Reading slot Active TBR Cycle: Sci-Fi by Author: Stephen Baxter
What is it about?: An isolated and possibly the last remaining family of mammoths on Earth find their usual hardships increase when humans turn up on their island.
Thoughts: This was a very insightful tale sharing the experiences, fears and trials and tribulations of the mammoth Silverhair. Although the mammoths can talk to each other, this is no way mistaken as being a Disney. There are some brutal encounters that some could find harrowing. This was an interesting and believable account of a mammoth’s life.
Score: Worth reading
I’ve also read: Manifold Series; Voyage; The Massacre Of Mankind; Reality Dust; The Long Earth Series (with Terry Pratchett); Time’s Eye (with Arthur C. Clarke); Sunstorm (with Arthur C. Clarke); The Light Of Other Days (with Arthur C. Clarke)
What’s next? Mammoth II: Longtusk
Why I read it: I’ve been rereading all my Red Dwarf and books by the same authors. This is the last one to go
Reading slot Active TBR Cycle: Red Dwarf and Related
What is it about?: Being fat is pretty much illegal. An overweight TV chef finds his career options have deteriorated due to his size and a teenage girl tries to hide her anorexia from her family.
Thoughts: This is a deeply insightful and entertaining look at the social attitudes towards weight. It looks at it issue from both extremes (morbidly obese to malnourished). The humour is never at the expense of the characters but directed at the system and circumstances that put them in the situations they find themselves in. The story is not afraid to confront these issues head on and makes some well-researched arguments and observations. I can’t recommend this book enough.
Score: Booktastic!
I’ve also read: Red Dwarf: Infinity Welcomes Careful Drivers; Backwards; Better Than Life; Last Human. By Rob Grant: Colony; Incompetence
What’s next? Rereading: Colony, if I can borrow it off my dad, otherwise creating a new reading slot: Honor Harrington by David Weber starting with a reread of On Basilisk Station

Short and sweet this month.
So what’s on for December?

1

October 2018 Book Wrap-Up

Nine titles this month. So what were they and what did I think of them?
A video of the same:

Why I read it: Going through my graphic novel collection, gotta read ’em all.
Reading slot 3 Graphic Novels a month (at least)
What is it about?: While Darth Vader is on a Jedi-hunting assignment, a cadre of Imperial officials plot to overthrow the Emperor.
Thoughts: Despite the interesting premise (with predicable outcome) and intriguing characters, this volume is hampered by ugly artwork and a very disjointed narrative that reads like this should have been a thicker book but every other page has been removed. A disappointing start to a series.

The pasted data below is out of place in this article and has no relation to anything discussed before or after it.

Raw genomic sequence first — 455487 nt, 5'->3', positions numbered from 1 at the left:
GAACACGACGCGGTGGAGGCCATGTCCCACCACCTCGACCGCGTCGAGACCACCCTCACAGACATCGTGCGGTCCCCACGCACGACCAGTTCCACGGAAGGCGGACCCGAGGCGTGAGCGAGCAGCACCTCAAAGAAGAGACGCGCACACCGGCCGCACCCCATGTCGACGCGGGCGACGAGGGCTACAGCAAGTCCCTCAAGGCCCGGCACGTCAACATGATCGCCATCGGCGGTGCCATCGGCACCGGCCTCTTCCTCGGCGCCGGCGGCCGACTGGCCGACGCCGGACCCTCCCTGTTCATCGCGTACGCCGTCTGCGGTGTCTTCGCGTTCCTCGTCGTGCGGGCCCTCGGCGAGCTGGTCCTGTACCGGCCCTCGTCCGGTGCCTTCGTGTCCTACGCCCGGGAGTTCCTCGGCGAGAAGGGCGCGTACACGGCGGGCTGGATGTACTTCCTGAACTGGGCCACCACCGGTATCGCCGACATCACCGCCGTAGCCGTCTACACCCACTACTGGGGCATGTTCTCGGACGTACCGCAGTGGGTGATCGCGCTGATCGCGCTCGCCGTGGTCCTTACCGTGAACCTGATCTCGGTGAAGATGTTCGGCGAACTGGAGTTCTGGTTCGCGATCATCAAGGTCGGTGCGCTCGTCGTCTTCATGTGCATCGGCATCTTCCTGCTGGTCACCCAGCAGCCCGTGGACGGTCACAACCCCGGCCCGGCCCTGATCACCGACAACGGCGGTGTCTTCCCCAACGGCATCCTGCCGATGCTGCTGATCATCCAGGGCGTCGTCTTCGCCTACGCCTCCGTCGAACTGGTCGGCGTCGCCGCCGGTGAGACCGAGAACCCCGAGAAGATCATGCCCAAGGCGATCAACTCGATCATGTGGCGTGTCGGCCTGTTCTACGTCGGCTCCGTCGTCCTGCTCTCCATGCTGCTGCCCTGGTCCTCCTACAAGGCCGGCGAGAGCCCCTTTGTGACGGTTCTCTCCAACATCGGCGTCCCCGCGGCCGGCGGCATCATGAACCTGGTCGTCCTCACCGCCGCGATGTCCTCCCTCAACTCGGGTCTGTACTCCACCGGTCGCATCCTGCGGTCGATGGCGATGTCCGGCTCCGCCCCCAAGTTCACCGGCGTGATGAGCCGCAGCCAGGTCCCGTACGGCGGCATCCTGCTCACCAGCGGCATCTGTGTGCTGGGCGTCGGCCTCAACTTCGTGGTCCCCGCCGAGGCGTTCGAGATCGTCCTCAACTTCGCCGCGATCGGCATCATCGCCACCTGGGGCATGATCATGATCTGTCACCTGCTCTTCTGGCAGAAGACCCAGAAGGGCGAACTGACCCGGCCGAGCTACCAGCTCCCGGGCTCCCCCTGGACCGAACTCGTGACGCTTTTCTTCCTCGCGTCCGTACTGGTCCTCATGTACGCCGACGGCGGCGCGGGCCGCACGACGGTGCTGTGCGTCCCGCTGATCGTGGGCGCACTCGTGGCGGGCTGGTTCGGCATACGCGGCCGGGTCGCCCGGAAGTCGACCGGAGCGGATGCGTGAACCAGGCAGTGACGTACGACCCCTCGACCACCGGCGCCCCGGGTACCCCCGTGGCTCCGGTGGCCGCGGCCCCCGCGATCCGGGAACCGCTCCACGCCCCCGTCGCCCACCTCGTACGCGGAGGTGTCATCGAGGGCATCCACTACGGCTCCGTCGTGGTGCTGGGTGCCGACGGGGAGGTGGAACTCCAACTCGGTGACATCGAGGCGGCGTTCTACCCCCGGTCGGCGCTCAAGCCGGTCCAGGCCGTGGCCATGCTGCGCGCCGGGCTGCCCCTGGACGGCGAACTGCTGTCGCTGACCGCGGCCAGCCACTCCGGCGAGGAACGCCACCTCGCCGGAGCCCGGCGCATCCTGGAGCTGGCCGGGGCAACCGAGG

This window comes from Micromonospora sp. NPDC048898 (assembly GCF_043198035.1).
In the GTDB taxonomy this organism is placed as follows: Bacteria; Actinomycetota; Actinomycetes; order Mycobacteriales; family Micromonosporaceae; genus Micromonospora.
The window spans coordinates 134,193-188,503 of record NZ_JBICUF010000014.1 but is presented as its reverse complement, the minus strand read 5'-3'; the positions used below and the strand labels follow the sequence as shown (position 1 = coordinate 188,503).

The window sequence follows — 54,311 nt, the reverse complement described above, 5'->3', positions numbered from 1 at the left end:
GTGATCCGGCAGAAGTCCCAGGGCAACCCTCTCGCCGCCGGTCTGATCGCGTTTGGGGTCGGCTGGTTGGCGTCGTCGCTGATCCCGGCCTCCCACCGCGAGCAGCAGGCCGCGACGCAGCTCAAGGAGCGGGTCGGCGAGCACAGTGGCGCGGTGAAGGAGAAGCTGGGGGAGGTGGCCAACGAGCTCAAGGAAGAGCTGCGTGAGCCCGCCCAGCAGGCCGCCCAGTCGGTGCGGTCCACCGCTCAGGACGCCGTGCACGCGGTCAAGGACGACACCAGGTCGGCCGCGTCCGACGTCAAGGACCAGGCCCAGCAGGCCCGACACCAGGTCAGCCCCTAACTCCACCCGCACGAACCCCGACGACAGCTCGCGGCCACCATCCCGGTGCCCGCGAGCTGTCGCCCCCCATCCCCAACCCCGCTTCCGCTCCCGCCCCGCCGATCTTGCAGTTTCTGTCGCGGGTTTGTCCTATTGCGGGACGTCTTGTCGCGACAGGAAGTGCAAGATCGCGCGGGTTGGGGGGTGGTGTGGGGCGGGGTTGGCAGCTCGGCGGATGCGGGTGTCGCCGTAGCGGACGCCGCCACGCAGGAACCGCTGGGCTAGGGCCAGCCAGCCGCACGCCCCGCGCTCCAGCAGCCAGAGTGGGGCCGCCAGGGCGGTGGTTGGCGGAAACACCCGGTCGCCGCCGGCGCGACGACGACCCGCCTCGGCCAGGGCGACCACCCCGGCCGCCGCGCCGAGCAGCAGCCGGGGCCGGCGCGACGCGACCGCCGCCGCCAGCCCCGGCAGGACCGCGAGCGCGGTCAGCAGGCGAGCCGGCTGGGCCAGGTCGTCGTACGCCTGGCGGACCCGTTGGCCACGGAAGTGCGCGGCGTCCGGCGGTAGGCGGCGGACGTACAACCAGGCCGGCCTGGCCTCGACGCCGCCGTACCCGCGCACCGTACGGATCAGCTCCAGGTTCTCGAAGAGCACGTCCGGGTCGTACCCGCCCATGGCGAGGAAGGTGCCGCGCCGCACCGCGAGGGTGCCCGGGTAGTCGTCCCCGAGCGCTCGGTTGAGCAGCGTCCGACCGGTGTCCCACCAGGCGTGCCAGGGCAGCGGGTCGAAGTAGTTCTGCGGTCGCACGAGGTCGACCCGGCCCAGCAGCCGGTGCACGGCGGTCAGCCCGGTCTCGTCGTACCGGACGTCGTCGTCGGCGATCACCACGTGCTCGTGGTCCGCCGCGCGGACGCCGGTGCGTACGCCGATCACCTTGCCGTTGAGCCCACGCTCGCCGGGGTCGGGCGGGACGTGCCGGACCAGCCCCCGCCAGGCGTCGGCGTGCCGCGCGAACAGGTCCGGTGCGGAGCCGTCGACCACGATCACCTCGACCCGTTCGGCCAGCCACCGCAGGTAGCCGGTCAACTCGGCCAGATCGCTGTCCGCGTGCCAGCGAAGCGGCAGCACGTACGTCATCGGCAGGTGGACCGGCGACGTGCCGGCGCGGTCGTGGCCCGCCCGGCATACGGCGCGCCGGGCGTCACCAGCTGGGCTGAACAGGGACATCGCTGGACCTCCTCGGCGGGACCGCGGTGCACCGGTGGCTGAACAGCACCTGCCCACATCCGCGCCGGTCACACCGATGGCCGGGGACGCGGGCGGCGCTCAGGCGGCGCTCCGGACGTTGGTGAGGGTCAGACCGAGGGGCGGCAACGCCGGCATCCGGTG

Score: Worth reading
I’ve also read: 173 other Star Wars titles.
What’s next? Star Wars: Empire II: Darklighter
Why I read it: It’s a fun series, why not?
Reading slot Reading to: my wife
What is it about?: While teenage mage and necromancer-in-training Valkyrie Cain and her skeletal detective friend Skulduggery Pleasant track down a criminal from the previous book, the remnants escape. This is not a good thing.
Thoughts: As Valkyrie ages and matures, so does this series. The books are thicker, the plots are heavier and the stories are darker. There are some great characters here, many with secrets and mysteries and hidden pasts which, in a lot of cases, are never answered. This gives a greater level of realism in this highly enjoyable urban fantasy.
Score: Booktastic!
I’ve also read: The Demon Road Trilogy; Skulduggery Pleasant books 1-4.
What’s next? The Ember Blade by Chris Wooding
Why I read it: It’s by Chris Wooding… need I say more?
Reading slot Book Of The Month
What is it about?: In a world where its population lives underground, there’s a war. An assassin and spy is captured and must escape to save her son from the war and learns of a conspiracy that could change everything.
Thoughts: Predominantly, this is an escape story with the captured heroine’s plight in the prison, interspersed with farther reaching flashbacks to the events leading up this this moment in her life. In that, it was fun the way the chapter numbers started in the 20s and alternatively decreased with each subsequent flashback chapter (to 0) and increased with the continuation of the story. The escape itself played second to this aspect and to the inventive characters and immersive world they are in. The underground is not a network of stony tunnels with ambiguous light sources but vast caverns rich in fauna and flora and fungi. There are many races of people, only a few of whom are encountered. Even the surface is visited, giving the reason why the inhabitants live deep underground. Excellent stuff that could well be the basis for a few more stories.
Score: Buy it
I’ve also read: The Ketty Jay quadrilogy; Silver
What’s next? November’s Book Of The Month

Why I read it: It’s the next in the series and, more importantly, I’ve got it.
Reading slot 3 Graphic Novels a month (at least)